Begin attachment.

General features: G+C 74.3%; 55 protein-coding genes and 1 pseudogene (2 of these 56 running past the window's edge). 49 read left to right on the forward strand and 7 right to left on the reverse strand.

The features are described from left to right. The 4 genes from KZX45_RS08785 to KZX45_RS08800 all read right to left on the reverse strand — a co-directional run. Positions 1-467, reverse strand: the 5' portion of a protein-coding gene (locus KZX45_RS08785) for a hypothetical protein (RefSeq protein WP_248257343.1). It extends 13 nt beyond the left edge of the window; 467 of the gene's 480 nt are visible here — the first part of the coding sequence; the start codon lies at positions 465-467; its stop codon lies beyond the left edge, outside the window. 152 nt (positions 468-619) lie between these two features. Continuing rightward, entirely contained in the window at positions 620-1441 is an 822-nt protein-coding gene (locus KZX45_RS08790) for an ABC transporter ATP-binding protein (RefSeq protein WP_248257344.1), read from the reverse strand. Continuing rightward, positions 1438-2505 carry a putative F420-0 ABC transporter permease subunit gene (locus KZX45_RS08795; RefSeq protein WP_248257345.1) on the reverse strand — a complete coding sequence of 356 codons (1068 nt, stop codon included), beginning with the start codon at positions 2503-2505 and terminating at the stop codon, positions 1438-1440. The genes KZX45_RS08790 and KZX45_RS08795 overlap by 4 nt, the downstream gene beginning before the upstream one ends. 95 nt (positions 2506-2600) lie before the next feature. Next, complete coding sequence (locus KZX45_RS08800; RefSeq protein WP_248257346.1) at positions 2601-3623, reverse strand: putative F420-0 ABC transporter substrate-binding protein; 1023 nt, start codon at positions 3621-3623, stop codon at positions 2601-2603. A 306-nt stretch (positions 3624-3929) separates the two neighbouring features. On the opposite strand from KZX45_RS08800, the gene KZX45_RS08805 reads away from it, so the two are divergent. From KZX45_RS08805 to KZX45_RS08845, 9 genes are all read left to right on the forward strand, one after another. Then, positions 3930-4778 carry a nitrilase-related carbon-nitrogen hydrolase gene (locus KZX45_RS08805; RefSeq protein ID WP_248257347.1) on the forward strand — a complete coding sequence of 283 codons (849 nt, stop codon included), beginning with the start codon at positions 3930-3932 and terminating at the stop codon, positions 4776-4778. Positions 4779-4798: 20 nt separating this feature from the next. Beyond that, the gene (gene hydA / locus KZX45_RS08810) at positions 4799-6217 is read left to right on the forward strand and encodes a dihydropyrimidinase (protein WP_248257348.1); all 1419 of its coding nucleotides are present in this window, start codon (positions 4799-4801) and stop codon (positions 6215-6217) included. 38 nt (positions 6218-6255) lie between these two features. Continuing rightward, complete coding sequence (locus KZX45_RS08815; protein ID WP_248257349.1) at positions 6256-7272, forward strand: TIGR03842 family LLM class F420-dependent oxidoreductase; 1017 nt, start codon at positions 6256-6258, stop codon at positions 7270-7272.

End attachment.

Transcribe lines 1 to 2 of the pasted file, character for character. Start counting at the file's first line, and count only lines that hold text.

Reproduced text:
General features: G+C 74.3%; 55 protein-coding genes and 1 pseudogene (2 of these 56 running past the window's edge). 49 read left to right on the forward strand and 7 right to left on the reverse strand.

The features are described from left to right. The 4 genes from KZX45_RS08785 to KZX45_RS08800 all read right to left on the reverse strand — a co-directional run. Positions 1-467, reverse strand: the 5' portion of a protein-coding gene (locus KZX45_RS08785) for a hypothetical protein (RefSeq protein WP_248257343.1). It extends 13 nt beyond the left edge of the window; 467 of the gene's 480 nt are visible here — the first part of the coding sequence; the start codon lies at positions 465-467; its stop codon lies beyond the left edge, outside the window. 152 nt (positions 468-619) lie between these two features. Continuing rightward, entirely contained in the window at positions 620-1441 is an 822-nt protein-coding gene (locus KZX45_RS08790) for an ABC transporter ATP-binding protein (RefSeq protein WP_248257344.1), read from the reverse strand. Continuing rightward, positions 1438-2505 carry a putative F420-0 ABC transporter permease subunit gene (locus KZX45_RS08795; RefSeq protein WP_248257345.1) on the reverse strand — a complete coding sequence of 356 codons (1068 nt, stop codon included), beginning with the start codon at positions 2503-2505 and terminating at the stop codon, positions 1438-1440. The genes KZX45_RS08790 and KZX45_RS08795 overlap by 4 nt, the downstream gene beginning before the upstream one ends. 95 nt (positions 2506-2600) lie before the next feature. Next, complete coding sequence (locus KZX45_RS08800; RefSeq protein WP_248257346.1) at positions 2601-3623, reverse strand: putative F420-0 ABC transporter substrate-binding protein; 1023 nt, start codon at positions 3621-3623, stop codon at positions 2601-2603. A 306-nt stretch (positions 3624-3929) separates the two neighbouring features. On the opposite strand from KZX45_RS08800, the gene KZX45_RS08805 reads away from it, so the two are divergent. From KZX45_RS08805 to KZX45_RS08845, 9 genes are all read left to right on the forward strand, one after another. Then, positions 3930-4778 carry a nitrilase-related carbon-nitrogen hydrolase gene (locus KZX45_RS08805; RefSeq protein ID WP_248257347.1) on the forward strand — a complete coding sequence of 283 codons (849 nt, stop codon included), beginning with the start codon at positions 3930-3932 and terminating at the stop codon, positions 4776-4778. Positions 4779-4798: 20 nt separating this feature from the next. Beyond that, the gene (gene hydA / locus KZX45_RS08810) at positions 4799-6217 is read left to right on the forward strand and encodes a dihydropyrimidinase (protein WP_248257348.1); all 1419 of its coding nucleotides are present in this window, start codon (positions 4799-4801) and stop codon (positions 6215-6217) included. 38 nt (positions 6218-6255) lie between these two features. Continuing rightward, complete coding sequence (locus KZX45_RS08815; protein ID WP_248257349.1) at positions 6256-7272, forward strand: TIGR03842 family LLM class F420-dependent oxidoreductase; 1017 nt, start codon at positions 6256-6258, stop codon at positions 7270-7272.